Lauren Beukes's frighteningly persuasive, high-tech fable that follows four narrators living in a dystopian near-future. Kendra, an art-school dropout, brands herself for a nanotech marketing program. Lerato, an ambitious AIDS baby, plots to defect from her corporate employers. Tendeka, a hot-headed activist, is becoming increasingly rabid. Toby, a roguish blogger, discovers that the video games he plays for cash are much more than they seem. On a collision course that will rewire their lives, these characters crackle with bold and infectious ideas, connecting a ruthless corporate-apartheid government with video games, biotech attack dogs, slippery online identities, a township soccer school, shocking cell phones, addictive branding, and genetically modified art. Taking hedonistic trends in society to their ultimate conclusions, Lauren Beukes spins a tale of a utopia gone wrong, satirically undermining the idea of progress as society's white knight.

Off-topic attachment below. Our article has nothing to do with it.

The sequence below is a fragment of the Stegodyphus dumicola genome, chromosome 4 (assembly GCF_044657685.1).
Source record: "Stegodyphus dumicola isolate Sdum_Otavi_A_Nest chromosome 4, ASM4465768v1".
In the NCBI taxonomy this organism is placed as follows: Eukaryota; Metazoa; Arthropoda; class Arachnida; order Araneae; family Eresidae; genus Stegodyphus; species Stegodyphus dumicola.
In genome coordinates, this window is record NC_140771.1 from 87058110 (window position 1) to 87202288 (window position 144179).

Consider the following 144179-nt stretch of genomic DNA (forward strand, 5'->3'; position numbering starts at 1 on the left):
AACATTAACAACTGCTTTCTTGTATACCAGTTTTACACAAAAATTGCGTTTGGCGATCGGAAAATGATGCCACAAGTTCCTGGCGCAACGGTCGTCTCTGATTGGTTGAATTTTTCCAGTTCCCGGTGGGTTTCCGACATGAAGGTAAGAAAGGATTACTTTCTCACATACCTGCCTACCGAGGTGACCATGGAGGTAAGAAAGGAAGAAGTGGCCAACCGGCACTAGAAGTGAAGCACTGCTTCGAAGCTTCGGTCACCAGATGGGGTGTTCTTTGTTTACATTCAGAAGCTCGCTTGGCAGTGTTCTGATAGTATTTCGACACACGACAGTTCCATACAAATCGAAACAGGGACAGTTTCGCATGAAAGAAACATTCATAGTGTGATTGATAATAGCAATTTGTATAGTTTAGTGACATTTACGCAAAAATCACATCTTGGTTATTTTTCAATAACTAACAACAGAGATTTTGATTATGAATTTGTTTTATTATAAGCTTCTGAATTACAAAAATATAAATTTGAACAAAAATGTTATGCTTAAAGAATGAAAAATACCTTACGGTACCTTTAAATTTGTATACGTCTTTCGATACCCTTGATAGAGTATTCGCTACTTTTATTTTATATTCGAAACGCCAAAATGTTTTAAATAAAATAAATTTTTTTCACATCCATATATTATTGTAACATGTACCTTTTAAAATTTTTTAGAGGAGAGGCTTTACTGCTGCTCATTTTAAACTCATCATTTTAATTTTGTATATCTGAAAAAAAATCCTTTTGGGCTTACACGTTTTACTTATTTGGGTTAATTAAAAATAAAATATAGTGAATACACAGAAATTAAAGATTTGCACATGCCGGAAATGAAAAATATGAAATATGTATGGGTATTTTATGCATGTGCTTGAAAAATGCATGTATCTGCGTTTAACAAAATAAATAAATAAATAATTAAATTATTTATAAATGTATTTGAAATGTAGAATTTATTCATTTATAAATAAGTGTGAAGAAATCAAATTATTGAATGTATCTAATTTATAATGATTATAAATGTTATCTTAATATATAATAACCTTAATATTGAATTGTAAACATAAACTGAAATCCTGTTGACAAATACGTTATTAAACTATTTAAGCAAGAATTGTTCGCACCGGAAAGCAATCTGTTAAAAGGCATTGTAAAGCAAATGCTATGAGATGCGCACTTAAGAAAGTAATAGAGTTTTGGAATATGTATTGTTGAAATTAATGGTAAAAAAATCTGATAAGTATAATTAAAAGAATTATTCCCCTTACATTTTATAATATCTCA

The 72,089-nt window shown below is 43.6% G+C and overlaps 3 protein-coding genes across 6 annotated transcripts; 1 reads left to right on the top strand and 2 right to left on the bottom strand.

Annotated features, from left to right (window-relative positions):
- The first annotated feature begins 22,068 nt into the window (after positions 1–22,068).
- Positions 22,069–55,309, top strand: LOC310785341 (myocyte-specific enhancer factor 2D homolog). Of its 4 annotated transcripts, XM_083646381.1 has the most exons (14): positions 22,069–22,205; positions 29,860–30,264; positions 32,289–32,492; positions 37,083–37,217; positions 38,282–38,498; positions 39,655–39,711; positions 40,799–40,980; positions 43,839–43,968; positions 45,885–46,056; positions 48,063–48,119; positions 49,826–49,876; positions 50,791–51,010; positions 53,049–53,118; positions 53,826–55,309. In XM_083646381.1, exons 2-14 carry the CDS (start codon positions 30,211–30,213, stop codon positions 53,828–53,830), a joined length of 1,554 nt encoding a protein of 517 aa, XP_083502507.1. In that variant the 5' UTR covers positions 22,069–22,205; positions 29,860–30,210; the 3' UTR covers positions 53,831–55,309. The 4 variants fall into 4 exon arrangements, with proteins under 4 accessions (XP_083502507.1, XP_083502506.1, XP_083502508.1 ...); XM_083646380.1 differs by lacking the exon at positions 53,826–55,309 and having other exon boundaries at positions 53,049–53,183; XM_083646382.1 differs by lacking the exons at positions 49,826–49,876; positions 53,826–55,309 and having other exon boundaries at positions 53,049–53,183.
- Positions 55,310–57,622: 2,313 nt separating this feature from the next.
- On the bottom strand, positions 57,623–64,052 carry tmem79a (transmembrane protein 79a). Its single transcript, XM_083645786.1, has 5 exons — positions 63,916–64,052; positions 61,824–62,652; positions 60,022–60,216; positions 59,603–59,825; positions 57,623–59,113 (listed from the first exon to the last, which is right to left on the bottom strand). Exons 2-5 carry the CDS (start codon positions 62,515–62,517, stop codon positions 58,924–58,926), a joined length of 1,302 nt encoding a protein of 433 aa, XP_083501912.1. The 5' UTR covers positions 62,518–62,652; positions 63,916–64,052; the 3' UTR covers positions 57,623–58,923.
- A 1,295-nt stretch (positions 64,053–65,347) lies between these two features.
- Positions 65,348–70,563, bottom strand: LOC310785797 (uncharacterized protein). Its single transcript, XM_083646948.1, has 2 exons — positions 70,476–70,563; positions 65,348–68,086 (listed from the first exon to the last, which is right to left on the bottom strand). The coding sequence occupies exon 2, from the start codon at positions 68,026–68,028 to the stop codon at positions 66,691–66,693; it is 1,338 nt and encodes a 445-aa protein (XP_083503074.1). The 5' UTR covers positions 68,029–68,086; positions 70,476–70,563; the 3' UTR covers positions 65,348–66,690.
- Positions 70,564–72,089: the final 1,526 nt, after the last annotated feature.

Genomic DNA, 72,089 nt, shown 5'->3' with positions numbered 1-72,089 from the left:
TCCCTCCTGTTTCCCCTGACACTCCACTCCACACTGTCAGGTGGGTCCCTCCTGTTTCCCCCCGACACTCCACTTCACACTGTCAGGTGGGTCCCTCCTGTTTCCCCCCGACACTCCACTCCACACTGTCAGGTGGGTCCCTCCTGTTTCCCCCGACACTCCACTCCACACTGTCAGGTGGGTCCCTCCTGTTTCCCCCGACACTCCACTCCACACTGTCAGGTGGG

The stunning biographical portraits in Modern Girls, Shining Stars, the Skies of Tokyo, some adapted from essays that first appeared in The New Yorker, explore the lives of five women who did their best to stand up and cause more trouble than was considered proper in Japanese society. Their lives stretch across a century and a half of explosive cultural and political transformations in Japan. These five artists-two actresses, two writers, and a painter-were noted for their talents, their beauty, and their love affairs rather than for any association with politics. But through the fearlessness of their art and their private lives, they influenced the attitudes of their times and challenged the status quo. Phyllis Birnbaum presents her subjects from various perspectives, allowing them to shine forth in all of their contradictory brilliance: generous and petulant, daring and timid, prudent and foolish. There is Matsui Sumako, the actress who introduced Ibsen's Nora and Wilde's Salome to Japanese audiences but is best remembered for her ambition, obstreperous temperament and turbulent love life. We also meet Takamura Chieko, a promising but ultimately disappointed modernist painter whose descent into mental illness was immortalized in poetry by a husband who may well have been the source of her troubles. In a startling act of rebellion, the sensitive, aristocratic poet Yanagiwara Byakuren left her crude and powerful husband, eloped with her revolutionary lover, and published her request for a divorce in the newspapers. Uno Chiyo was a popular novelist who preferred to be remembered for the romantic wars she fought. Willful, shrewd, and ambitious, Uno struggled for sexual liberation and literary merit. Birnbaum concludes by exploring the life and career of Takamine Hideko, a Japanese film star who portrayed wholesome working-class heroines in hundreds of films, working with such directors as Naruse, Kinoshita, Ozu, and Kurosawa. Angry about a childhood spent working to provide for greedy relatives, Takamine nevertheless made peace with her troubled past and was rewarded for years of hard work with a brilliant career. Drawing on fictional accounts, interviews, memoirs, newspaper reports, and the creative works of her subjects, Birnbaum has created vivid, seamless narrative portraits of these five remarkable women.